Solving Initialization Error when running CUDA Application inside Docker container

There were a few times the error “cudaErrorInitializationError with exit code 3” was hit when our team run CUDA application inside Docker container. (Depending on your code, you may see the error message “initialization error” instead.)

cudaErrorInitializationError with exit code 3 when running CUDA sample application “nvgraph_Pagerank”

However, if we check the system, nothing strange could be found. Moreover, nvidia-smi gives a normal output, both in the host and inside the container:

A typical output from “nvidia-smi” command

Explanation of the Problem

Problem 1

In order for your container to access the GPU, it must be initialised before Docker daemon starts. In Linux environment, this is done by enabling persistence mode for the GPU, so that the GPU would get initialised even there is no client using it. The NVIDIA Persistence Daemon is used for this purpose. You could check if you have this daemon running by:

systemctl status nvidia-persistenced

Problem 2

Now I have the NVIDIA Persistence Daemon running already, but the problem still persist. How could it be?

The trick is that it takes time for the NVIDIA Persistence Daemon to initialise all GPUs in the server. If Docker daemon starts up before a GPU has been initialised, then the GPU could not be used inside Docker container.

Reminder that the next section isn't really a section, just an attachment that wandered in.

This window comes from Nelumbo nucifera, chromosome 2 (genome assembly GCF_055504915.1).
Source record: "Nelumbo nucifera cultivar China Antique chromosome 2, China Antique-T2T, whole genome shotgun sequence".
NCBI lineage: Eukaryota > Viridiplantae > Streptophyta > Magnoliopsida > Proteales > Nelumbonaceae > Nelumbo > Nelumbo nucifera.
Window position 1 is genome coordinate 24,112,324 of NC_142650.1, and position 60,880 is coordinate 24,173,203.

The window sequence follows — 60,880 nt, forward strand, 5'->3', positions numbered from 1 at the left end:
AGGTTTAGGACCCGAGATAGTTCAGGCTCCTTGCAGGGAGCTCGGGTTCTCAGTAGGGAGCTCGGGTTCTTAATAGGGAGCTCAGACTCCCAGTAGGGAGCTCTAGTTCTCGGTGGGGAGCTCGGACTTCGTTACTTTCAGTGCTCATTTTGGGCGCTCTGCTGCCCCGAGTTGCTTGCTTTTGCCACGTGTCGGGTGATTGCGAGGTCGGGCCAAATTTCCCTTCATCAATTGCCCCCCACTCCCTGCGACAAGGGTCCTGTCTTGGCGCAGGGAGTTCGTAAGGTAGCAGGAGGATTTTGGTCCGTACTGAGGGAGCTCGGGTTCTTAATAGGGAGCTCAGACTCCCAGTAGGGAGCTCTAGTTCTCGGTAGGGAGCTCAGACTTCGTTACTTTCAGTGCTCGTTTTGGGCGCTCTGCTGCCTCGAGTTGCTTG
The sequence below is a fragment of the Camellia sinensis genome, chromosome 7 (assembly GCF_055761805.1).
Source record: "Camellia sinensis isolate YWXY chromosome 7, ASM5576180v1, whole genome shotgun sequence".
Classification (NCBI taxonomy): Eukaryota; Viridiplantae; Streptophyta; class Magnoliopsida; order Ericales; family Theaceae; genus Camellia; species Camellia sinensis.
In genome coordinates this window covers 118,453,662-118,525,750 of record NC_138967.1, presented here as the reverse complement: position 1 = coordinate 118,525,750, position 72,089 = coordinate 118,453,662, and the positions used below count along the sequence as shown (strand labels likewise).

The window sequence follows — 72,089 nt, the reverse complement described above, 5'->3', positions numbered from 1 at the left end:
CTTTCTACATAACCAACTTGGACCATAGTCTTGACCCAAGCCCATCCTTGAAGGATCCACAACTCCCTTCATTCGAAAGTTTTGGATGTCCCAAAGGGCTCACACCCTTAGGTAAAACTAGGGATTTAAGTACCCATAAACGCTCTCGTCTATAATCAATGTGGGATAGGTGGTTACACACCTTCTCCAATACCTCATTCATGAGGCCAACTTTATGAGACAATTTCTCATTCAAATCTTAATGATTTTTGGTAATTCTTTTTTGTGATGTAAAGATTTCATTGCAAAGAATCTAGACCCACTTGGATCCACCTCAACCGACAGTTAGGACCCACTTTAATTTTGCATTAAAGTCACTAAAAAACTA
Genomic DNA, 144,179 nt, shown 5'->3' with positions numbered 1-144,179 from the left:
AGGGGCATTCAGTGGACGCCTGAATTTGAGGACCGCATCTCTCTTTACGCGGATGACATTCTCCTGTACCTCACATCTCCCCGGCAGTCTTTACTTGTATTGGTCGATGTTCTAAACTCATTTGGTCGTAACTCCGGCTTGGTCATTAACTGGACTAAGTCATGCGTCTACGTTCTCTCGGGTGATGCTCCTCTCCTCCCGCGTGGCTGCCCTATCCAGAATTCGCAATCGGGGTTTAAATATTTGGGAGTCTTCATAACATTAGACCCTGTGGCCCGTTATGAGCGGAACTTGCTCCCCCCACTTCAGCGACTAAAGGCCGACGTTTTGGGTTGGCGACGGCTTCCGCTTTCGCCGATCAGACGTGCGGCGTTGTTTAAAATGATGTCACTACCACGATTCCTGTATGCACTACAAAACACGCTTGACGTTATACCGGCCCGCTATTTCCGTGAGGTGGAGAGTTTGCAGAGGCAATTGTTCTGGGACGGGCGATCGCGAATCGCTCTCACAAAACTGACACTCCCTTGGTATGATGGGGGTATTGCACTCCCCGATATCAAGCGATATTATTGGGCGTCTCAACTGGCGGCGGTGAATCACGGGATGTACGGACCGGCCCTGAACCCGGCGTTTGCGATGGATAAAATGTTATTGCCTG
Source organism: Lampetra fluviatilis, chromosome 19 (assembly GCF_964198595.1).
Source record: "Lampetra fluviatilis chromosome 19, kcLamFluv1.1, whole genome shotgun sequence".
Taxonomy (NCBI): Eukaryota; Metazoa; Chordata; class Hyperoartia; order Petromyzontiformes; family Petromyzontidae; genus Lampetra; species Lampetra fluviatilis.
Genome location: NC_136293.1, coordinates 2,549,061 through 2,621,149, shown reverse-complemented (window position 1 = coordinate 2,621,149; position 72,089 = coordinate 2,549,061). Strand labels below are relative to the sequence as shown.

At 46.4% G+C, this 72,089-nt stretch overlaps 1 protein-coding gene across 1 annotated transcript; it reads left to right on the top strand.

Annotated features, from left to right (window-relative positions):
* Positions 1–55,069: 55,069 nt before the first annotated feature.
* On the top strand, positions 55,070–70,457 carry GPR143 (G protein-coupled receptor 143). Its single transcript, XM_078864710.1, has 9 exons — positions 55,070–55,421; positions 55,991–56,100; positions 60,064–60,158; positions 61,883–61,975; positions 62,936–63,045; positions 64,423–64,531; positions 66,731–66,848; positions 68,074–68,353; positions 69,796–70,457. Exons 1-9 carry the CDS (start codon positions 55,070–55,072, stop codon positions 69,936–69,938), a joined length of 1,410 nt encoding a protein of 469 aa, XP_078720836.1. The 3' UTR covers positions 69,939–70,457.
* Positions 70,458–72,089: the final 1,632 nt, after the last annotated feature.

As a result, depending on the startup progress of NVIDIA Persistence Daemon, only GPUs being initialised before Docker daemon starts could be used inside container and the others would be unusable.

Resolution Method

To solve the problem, we have to ensure that the NVIDIA Persistence Daemon has completed startup first, before starting the Docker daemon.

This is done by customising the systemctl unit file of Docker.

Step 1: Copy the systemctl unit file of Docker for modification

Copy the systemctl unit file of Docker from /usr/lib/systemd/system to /etc/systemd/system :

cp /usr/lib/systemd/system/docker.service /etc/systemd/system

Step 2: Modify the systemctl unit file of Docker

Add the service name nvidia-persistenced.service to the end of After and Wants directives under the [Unit] section, as seen in the example below:

Description=Docker Application Container Engine
Documentation= rhel-push-plugin.service registries.service nvidia-persistenced.service
Wants=docker-storage-setup.service nvidia-persistenced.service
Requires=rhel-push-plugin.service registries.service

Reload the systemd unit files by calling:

systemctl daemon-reload

Step 3: Reboot the server


Step 4: You’re good to go

Start your container and now you should have no problem running your CUDA applications.

Running the CUDA sample application “nvgraph_Pagerank” successfully inside a Docker container

Infrastructure Architect experienced in design and implementation of IT solutions for enterprises